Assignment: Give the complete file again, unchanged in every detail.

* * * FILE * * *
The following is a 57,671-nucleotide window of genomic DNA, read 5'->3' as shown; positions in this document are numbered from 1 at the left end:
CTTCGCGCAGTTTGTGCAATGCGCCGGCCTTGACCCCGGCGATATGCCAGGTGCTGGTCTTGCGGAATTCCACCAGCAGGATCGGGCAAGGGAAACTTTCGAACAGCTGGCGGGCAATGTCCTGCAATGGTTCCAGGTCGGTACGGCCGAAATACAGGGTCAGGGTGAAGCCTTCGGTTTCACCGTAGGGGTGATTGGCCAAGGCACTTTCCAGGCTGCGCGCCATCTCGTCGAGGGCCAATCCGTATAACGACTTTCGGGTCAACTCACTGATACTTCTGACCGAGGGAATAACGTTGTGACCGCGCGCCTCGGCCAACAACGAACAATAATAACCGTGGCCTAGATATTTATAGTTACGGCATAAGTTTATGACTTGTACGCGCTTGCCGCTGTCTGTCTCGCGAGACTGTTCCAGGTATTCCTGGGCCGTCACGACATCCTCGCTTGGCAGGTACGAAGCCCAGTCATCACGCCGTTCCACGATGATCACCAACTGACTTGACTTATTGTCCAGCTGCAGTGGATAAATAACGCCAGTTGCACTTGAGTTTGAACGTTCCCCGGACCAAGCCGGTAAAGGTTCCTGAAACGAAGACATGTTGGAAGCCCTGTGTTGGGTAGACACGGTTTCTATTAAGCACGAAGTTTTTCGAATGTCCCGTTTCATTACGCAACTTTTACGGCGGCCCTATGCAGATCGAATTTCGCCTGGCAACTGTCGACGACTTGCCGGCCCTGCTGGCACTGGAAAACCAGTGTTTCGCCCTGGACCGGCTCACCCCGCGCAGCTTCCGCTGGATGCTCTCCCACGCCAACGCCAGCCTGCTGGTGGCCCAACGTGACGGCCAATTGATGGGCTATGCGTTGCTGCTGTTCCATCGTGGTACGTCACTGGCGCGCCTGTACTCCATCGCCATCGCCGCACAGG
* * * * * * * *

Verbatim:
The following is a 57,671-nucleotide window of genomic DNA, read 5'->3' as shown; positions in this document are numbered from 1 at the left end:
CTTCGCGCAGTTTGTGCAATGCGCCGGCCTTGACCCCGGCGATATGCCAGGTGCTGGTCTTGCGGAATTCCACCAGCAGGATCGGGCAAGGGAAACTTTCGAACAGCTGGCGGGCAATGTCCTGCAATGGTTCCAGGTCGGTACGGCCGAAATACAGGGTCAGGGTGAAGCCTTCGGTTTCACCGTAGGGGTGATTGGCCAAGGCACTTTCCAGGCTGCGCGCCATCTCGTCGAGGGCCAATCCGTATAACGACTTTCGGGTCAACTCACTGATACTTCTGACCGAGGGAATAACGTTGTGACCGCGCGCCTCGGCCAACAACGAACAATAATAACCGTGGCCTAGATATTTATAGTTACGGCATAAGTTTATGACTTGTACGCGCTTGCCGCTGTCTGTCTCGCGAGACTGTTCCAGGTATTCCTGGGCCGTCACGACATCCTCGCTTGGCAGGTACGAAGCCCAGTCATCACGCCGTTCCACGATGATCACCAACTGACTTGACTTATTGTCCAGCTGCAGTGGATAAATAACGCCAGTTGCACTTGAGTTTGAACGTTCCCCGGACCAAGCCGGTAAAGGTTCCTGAAACGAAGACATGTTGGAAGCCCTGTGTTGGGTAGACACGGTTTCTATTAAGCACGAAGTTTTTCGAATGTCCCGTTTCATTACGCAACTTTTACGGCGGCCCTATGCAGATCGAATTTCGCCTGGCAACTGTCGACGACTTGCCGGCCCTGCTGGCACTGGAAAACCAGTGTTTCGCCCTGGACCGGCTCACCCCGCGCAGCTTCCGCTGGATGCTCTCCCACGCCAACGCCAGCCTGCTGGTGGCCCAACGTGACGGCCAATTGATGGGCTATGCGTTGCTGCTGTTCCATCGTGGTACGTCACTGGCGCGCCTGTACTCCATCGCCATCGCCGCACAGG